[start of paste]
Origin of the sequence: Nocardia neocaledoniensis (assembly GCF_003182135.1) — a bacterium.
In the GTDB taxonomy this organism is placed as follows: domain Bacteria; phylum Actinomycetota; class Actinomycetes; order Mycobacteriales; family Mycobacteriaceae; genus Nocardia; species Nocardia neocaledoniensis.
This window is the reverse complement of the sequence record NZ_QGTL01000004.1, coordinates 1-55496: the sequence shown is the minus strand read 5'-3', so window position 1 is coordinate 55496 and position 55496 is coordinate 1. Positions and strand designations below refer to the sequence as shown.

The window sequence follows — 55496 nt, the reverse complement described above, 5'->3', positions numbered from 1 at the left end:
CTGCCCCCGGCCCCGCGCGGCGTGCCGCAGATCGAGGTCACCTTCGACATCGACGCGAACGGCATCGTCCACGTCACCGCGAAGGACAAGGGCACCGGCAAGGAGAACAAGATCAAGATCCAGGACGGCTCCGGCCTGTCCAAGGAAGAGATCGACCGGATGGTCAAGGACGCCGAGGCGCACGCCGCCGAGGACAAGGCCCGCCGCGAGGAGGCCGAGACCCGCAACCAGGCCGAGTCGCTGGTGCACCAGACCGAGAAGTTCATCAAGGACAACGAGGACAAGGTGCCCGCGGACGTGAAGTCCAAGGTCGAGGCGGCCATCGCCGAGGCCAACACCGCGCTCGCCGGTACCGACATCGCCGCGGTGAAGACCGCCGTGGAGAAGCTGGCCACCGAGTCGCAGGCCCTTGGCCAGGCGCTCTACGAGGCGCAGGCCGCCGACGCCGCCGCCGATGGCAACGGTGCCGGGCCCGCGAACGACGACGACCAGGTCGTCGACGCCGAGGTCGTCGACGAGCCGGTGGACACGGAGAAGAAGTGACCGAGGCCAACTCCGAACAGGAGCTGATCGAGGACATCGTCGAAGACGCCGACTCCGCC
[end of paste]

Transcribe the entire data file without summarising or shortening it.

Origin of the sequence: Nocardia neocaledoniensis (assembly GCF_003182135.1) — a bacterium.
In the GTDB taxonomy this organism is placed as follows: domain Bacteria; phylum Actinomycetota; class Actinomycetes; order Mycobacteriales; family Mycobacteriaceae; genus Nocardia; species Nocardia neocaledoniensis.
This window is the reverse complement of the sequence record NZ_QGTL01000004.1, coordinates 1-55496: the sequence shown is the minus strand read 5'-3', so window position 1 is coordinate 55496 and position 55496 is coordinate 1. Positions and strand designations below refer to the sequence as shown.

The window sequence follows — 55496 nt, the reverse complement described above, 5'->3', positions numbered from 1 at the left end:
CTGCCCCCGGCCCCGCGCGGCGTGCCGCAGATCGAGGTCACCTTCGACATCGACGCGAACGGCATCGTCCACGTCACCGCGAAGGACAAGGGCACCGGCAAGGAGAACAAGATCAAGATCCAGGACGGCTCCGGCCTGTCCAAGGAAGAGATCGACCGGATGGTCAAGGACGCCGAGGCGCACGCCGCCGAGGACAAGGCCCGCCGCGAGGAGGCCGAGACCCGCAACCAGGCCGAGTCGCTGGTGCACCAGACCGAGAAGTTCATCAAGGACAACGAGGACAAGGTGCCCGCGGACGTGAAGTCCAAGGTCGAGGCGGCCATCGCCGAGGCCAACACCGCGCTCGCCGGTACCGACATCGCCGCGGTGAAGACCGCCGTGGAGAAGCTGGCCACCGAGTCGCAGGCCCTTGGCCAGGCGCTCTACGAGGCGCAGGCCGCCGACGCCGCCGCCGATGGCAACGGTGCCGGGCCCGCGAACGACGACGACCAGGTCGTCGACGCCGAGGTCGTCGACGAGCCGGTGGACACGGAGAAGAAGTGACCGAGGCCAACTCCGAACAGGAGCTGATCGAGGACATCGTCGAAGACGCCGACTCCGCC